A long-distance collaboration between Emirates Team New Zealand (ETNZ) and McConaghy boatbuilders in China to produce the new AC40 class of foiling monohulls resulted in both parties lifting their game to achieve an exceptional result.
ETNZ undertook the design of the new machine, which packs a host of complex hydraulic, mechatronic and electronic systems within its 11.8m length, but had to find a build partner with the highest possible composite credentials and the capacity to do a production run within a very tight timeframe.
Founded in Sydney in 1967, McConaghy has produced some of the world’s most successful maxi yachts, including Alfa Romeo and seven-time Sydney-Hobart winner Wild Oats XI, along with high-tech defence and aerospace commissions and a deep-sea submarine for movie-maker James Cameron.
In 2006, the company expanded into China where it operates from a high-tech 20,000m² facility.
‘This project was definitely a step up to the next level for us,’ says group director Mark Evans. ‘It is a small package, but the level of composite engineering and internal systems is highly complex.’
In the first instance, the AC40 will be used by all the America’s Cup teams as a training and development tool as well as competing in various World Series regattas in the run-up to the 2024 regatta in Barcelona.
Out of competition, AC teams can test experimental foils and sails, but in competition strict one-design rules will apply.
In addition, the AC40 fleet will be used for the Youth and Women’s America’s Cup events during the Barcelona regatta.
There are also moves afoot to open the class to private owners to set up a unique foiling monohull race circuit independent of the America’s Cup. This would put owner-drivers in the hot seat of scaled down America’s Cup yachts sporting the most up to date foiling technology capable of more than 40 knots.
‘We are already talking to a number of prospective owners,’ says Evans. ‘We are identifying potential regatta locations in Europe and putting together documentation on how the class would be managed with technical support from ETNZ and McConaghy.’
With the level of interest already high, Evans says the owner-driver class could be established before the end of 2023.
The boat is delivered ex-factory complete with all systems installed, batteries, charging system, cradle, flat rack transporter, Southern Spars mast and rigging, North Sails wardrobe and on-board instrumentation system.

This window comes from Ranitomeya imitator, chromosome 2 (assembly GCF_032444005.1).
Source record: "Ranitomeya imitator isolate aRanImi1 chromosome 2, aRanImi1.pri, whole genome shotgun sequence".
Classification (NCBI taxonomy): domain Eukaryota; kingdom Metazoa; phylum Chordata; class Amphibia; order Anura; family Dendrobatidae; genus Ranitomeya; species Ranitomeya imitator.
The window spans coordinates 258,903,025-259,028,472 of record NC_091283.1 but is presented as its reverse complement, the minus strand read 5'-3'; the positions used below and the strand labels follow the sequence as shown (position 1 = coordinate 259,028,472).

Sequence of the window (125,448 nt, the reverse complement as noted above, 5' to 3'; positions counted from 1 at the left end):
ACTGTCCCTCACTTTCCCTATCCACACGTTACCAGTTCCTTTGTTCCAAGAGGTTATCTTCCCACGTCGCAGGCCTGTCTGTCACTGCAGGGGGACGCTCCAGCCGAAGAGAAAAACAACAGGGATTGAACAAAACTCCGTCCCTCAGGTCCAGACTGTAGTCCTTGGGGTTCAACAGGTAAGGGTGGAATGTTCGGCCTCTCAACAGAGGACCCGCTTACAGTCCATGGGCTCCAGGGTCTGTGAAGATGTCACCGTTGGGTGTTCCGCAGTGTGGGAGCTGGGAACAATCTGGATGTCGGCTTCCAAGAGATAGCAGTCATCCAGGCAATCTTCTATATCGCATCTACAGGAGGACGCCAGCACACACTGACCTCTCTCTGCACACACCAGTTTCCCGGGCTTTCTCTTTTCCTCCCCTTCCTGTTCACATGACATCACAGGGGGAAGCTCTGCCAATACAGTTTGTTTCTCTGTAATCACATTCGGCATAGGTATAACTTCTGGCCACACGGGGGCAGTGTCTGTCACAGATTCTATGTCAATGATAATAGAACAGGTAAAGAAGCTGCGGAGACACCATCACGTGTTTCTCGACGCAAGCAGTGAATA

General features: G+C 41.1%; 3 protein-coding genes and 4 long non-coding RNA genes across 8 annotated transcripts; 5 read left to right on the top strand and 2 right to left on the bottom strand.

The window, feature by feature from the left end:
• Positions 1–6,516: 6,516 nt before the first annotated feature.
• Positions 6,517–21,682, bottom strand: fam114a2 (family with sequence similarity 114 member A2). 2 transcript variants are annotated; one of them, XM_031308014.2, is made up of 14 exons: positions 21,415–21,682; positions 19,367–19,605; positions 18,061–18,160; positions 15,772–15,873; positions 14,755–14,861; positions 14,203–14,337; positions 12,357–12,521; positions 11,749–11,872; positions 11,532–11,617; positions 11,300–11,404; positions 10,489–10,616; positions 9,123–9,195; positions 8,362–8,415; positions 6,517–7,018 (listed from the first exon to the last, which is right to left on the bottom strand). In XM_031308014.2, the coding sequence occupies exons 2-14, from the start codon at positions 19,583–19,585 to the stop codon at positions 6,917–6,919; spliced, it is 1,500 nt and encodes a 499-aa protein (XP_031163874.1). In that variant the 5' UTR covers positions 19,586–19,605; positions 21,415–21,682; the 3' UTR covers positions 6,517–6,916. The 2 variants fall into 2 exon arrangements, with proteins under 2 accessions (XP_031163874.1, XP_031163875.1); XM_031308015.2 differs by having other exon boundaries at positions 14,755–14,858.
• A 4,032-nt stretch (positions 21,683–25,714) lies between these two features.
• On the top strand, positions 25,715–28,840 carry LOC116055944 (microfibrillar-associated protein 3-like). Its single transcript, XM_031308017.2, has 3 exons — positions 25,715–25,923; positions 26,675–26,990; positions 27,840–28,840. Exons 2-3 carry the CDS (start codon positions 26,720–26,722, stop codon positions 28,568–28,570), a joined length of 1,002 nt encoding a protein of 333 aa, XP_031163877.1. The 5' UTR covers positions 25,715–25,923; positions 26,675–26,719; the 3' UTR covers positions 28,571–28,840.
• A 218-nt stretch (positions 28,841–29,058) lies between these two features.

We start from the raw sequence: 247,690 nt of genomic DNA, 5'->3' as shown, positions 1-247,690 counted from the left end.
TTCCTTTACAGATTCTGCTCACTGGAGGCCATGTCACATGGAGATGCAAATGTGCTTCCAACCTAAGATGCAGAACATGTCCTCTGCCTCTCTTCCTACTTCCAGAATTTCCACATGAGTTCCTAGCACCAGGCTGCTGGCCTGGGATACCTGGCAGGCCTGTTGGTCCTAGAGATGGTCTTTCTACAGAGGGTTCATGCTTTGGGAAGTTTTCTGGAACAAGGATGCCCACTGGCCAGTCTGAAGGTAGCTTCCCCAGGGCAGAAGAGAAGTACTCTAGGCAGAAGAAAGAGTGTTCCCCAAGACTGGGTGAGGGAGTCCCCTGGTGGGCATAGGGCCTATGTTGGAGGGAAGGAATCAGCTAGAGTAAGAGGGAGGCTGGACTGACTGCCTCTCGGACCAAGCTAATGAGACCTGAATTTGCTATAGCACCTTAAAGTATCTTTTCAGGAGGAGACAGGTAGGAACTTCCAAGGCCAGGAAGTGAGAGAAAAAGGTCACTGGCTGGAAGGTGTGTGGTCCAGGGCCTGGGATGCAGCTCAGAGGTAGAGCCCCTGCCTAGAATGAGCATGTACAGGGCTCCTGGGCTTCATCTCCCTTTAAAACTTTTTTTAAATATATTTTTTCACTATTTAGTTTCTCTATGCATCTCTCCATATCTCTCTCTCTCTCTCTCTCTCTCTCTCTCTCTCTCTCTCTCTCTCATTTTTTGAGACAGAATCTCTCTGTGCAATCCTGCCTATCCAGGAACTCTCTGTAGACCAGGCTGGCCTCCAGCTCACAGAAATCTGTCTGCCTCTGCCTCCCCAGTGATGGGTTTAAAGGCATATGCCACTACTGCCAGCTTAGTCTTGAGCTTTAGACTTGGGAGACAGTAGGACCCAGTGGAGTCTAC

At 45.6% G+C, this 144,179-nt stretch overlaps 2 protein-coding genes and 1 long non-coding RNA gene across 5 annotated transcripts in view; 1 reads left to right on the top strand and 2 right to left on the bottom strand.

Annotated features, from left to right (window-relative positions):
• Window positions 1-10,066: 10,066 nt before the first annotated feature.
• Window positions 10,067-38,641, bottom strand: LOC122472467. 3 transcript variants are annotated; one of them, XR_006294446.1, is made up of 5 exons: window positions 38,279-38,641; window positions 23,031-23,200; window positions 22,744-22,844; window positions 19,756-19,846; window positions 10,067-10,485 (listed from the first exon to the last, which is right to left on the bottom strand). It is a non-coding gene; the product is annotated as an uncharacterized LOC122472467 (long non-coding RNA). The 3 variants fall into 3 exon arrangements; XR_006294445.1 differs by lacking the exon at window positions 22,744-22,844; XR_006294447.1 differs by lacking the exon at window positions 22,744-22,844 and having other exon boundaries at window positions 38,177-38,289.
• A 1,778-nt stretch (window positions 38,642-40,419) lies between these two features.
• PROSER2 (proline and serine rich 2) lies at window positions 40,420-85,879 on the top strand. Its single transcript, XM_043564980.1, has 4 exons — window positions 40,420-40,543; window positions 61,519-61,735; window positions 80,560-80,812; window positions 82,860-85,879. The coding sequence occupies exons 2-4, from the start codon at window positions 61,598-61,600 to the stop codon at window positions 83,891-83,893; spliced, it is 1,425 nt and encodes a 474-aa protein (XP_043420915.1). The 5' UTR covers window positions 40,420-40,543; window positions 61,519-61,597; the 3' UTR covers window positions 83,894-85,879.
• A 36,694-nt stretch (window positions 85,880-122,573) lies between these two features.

‘The price of the boat would be very competitive against a high-spec TP52 SuperSeries yacht and with only three professional crew, the campaign costs would be significantly less,’ says Evans.
No holding back
Despite its multipurpose brief, ETNZ design chief Dan Bernasconi says there was no holding back in terms of design. ‘It is a no-holds-barred racing machine. We are putting everything out there with the best foiling 40-footer we could produce in terms of hull shape, foils, sails and control systems.’
The AC40 incorporates the revisions to the AC75 rule following the 2021 regatta in Auckland. These reduce weight, free up the hydraulics specification and widen the wingspan of the main foils, primarily to promote earlier lift-off and improved light-air foiling.
The smooth, flowing lines of the hull reflect hydrodynamic effort to promote early lift-off, combined with considerable aerodynamic refinement to reduce drag in flight; the package represents a distinct advance on what was on show in the AC75 class of 2021.
In fact, Bernasconi believes it would be pretty competitive against a first-generation AC75. ‘I would still put my money on the AC75, purely from the size of the boat, but the AC40 would not be very far behind.’
Obviously, distance between the design and build groups – compounded by a Covid-imposed total shutdown on travel – demanded a very high degree of communication and extreme precision both in the design and construction drawings and the execution.
To produce the hull and deck shell, McConaghy CNC milled a hull and deck plug as a single piece and then took separate female moulds for the hull and deck. ‘To ensure a perfect match, we were working to tolerances of less than 1mm,’ says Evans.
When it came to the composite engineering, it demanded another step up. ‘We have done a lot of maxi yachts and a couple of America’s Cup yachts, but, again, this was next level. The first thing I noticed was the range of core types, including Corecell, Nomex and aluminium honeycomb.
‘The other thing I noticed was how light the carbon plies were. On maxi yachts, the carbon skins are super light. With the AC40 it was like building a dinghy. The entire hull shell is incredibly light. Four guys can pick up this 40ft hull and walk it down the factory.
‘Every single carbon ply is CNC cut and kitted, ready to go into the mould. We have two or three people checking every laminate. We have about 80 people working 12 hours a day, seven days a week on this project to produce one AC40 every five weeks.’